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Thursday, 4 December 1986
Page: 3447


Senator MICHAEL BAUME(12.01 a.m.) —The issue that Senator Chaney's motion endeavours to air is very important. In moving for the suspension of Standing Orders he is really seeking to establish whether the status claimed for a document is correct. A statutory declaration is not a light matter. A statutory declaration is the most serious statement that can be made. It is sworn. It has a status in the community. That status was sought for it in this chamber by the people presenting their case tonight, which was done without notice and in a manner which, naturally and quite properly, has been strongly criticised by members of the Opposition. It is an essential element of this discussion that that status be capable of being established. It is only by Senator Chaney's motion that the Senate has the opportunity to establish whether the Senate has been grievously and deliberately misled, whether the Senate has been held in a contemptuous way and treated in a way which is intolerable and which--


Senator Gietzelt —You weren't even in the chamber.


Senator MICHAEL BAUME —What a highly intellectual interjection. Has the Minister never heard of the loud speakers?


The PRESIDENT —Order! I ask Senator Baume to restrict his remarks to the motion before the Chair for the suspension of Standing Orders.


Senator MICHAEL BAUME —If the Minister for Veterans' Affairs (Senator Gietzelt) would be silent, I would not be tempted to respond to his asinine interjection. He forgets that there are loud speakers in rooms.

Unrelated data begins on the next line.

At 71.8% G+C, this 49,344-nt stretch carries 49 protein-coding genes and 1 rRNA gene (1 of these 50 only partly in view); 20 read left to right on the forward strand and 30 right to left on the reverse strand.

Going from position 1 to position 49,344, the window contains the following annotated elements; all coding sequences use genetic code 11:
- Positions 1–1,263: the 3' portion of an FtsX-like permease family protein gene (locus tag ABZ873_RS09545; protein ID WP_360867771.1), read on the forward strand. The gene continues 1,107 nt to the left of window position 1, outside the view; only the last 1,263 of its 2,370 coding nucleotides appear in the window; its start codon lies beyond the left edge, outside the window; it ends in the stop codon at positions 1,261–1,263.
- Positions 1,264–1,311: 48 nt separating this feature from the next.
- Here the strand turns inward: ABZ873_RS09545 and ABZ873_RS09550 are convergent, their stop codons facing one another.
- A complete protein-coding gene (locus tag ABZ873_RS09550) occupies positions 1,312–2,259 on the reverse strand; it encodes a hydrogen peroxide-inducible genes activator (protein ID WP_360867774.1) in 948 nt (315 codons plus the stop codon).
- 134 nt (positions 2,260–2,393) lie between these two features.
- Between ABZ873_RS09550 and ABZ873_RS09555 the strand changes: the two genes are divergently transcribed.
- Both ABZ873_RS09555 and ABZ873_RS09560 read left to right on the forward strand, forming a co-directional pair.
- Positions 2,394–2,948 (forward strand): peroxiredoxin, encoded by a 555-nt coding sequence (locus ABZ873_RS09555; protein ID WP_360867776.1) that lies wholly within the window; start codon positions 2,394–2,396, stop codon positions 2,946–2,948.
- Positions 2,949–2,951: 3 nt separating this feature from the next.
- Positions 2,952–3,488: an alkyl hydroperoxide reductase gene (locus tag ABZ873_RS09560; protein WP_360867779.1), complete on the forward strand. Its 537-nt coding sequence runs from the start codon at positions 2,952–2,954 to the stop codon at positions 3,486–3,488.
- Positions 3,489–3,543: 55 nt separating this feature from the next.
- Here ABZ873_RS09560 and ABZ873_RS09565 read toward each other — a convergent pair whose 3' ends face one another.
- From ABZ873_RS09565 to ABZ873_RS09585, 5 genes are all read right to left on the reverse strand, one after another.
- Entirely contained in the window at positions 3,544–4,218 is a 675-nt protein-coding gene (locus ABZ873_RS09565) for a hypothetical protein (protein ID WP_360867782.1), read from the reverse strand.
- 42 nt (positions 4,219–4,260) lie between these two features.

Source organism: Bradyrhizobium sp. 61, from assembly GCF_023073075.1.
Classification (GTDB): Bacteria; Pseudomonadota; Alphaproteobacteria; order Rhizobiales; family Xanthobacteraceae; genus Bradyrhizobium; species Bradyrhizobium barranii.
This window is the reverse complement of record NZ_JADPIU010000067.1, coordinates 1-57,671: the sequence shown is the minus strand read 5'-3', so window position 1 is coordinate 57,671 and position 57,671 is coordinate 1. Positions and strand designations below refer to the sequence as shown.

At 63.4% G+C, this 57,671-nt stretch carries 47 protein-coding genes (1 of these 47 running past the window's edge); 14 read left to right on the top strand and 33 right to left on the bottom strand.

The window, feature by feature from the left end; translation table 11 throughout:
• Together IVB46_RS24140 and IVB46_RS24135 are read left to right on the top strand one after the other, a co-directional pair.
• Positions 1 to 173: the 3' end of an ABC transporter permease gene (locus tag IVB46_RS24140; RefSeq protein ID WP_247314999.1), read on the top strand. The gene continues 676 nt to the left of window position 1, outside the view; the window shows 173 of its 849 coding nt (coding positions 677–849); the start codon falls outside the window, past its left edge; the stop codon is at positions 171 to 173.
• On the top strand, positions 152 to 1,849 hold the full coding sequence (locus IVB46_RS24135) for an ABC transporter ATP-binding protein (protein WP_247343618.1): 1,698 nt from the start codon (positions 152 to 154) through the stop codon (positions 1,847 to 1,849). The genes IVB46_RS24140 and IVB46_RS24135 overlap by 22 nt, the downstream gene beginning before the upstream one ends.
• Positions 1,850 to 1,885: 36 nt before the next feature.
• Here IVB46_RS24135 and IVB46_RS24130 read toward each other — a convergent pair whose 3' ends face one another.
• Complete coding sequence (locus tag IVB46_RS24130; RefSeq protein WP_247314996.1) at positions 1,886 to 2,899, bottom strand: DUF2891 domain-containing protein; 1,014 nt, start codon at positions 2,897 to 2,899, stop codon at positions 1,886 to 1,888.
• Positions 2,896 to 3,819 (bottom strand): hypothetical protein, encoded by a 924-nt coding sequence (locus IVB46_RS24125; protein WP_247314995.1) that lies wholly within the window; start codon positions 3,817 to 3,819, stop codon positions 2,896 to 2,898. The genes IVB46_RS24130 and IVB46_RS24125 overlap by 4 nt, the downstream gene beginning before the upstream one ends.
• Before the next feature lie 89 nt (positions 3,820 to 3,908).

Senator Ryan —I raise a point of order, Mr President. Senator Michael Baume referred to my colleague with the term `asinine'. I ask him to withdraw.


Senator MICHAEL BAUME —I did no such thing. I said it was an asinine interjection. I certainly have no intention of withdrawing that comment.


The PRESIDENT —Order! I ask Senator Baume to withdraw the word `asinine' in relation to its being used against Senator Gietzelt.


Senator MICHAEL BAUME —I withdraw, Mr President. The interjection was unintelligent. The interjection had no merit and no basis and does not advantage the issue one bit. The important issue, which is a matter of significance to the Senate, is whether it is proper to enable people to seek to provide a status to a document when that status is open to question and when it cannot be checked and whether those people should be allowed deliberately to set out to mislead the Senate. Deliberately misleading the Senate is a matter of major moment.


Senator Puplick —It is contemptible.


Senator MICHAEL BAUME —As Senator Puplick says, it is contemptible. It is treating the Senate with contempt. It is only if Senator Chaney's motion is passed that the Senate can judge whether the behaviour of the two honourable senators is such as to merit appropriate action against them for setting out deliberately to mislead the Senate.


Senator MacGibbon —They could have written the damn things themselves.


Senator MICHAEL BAUME —As Senator MacGibbon says, how do we know that they did not write the things themselves. As Senator Puplick pointed out, it is only if Senator Chaney's motion is passed that the integrity of these two honourable senators involved can be put to the test rather than the integrity of the honourable senators on this side who have clearly, on the evidence of Senator Archer, been falsely attacked on the basis of phoney documents and in a way that demands the right of these Opposition senators to establish the integrity of the documents and to establish the status claimed for them. The only force behind this nonsensical allegation is the status claimed for those documents.

Question put:

That the motion (Senator Chaney's) be agreed to.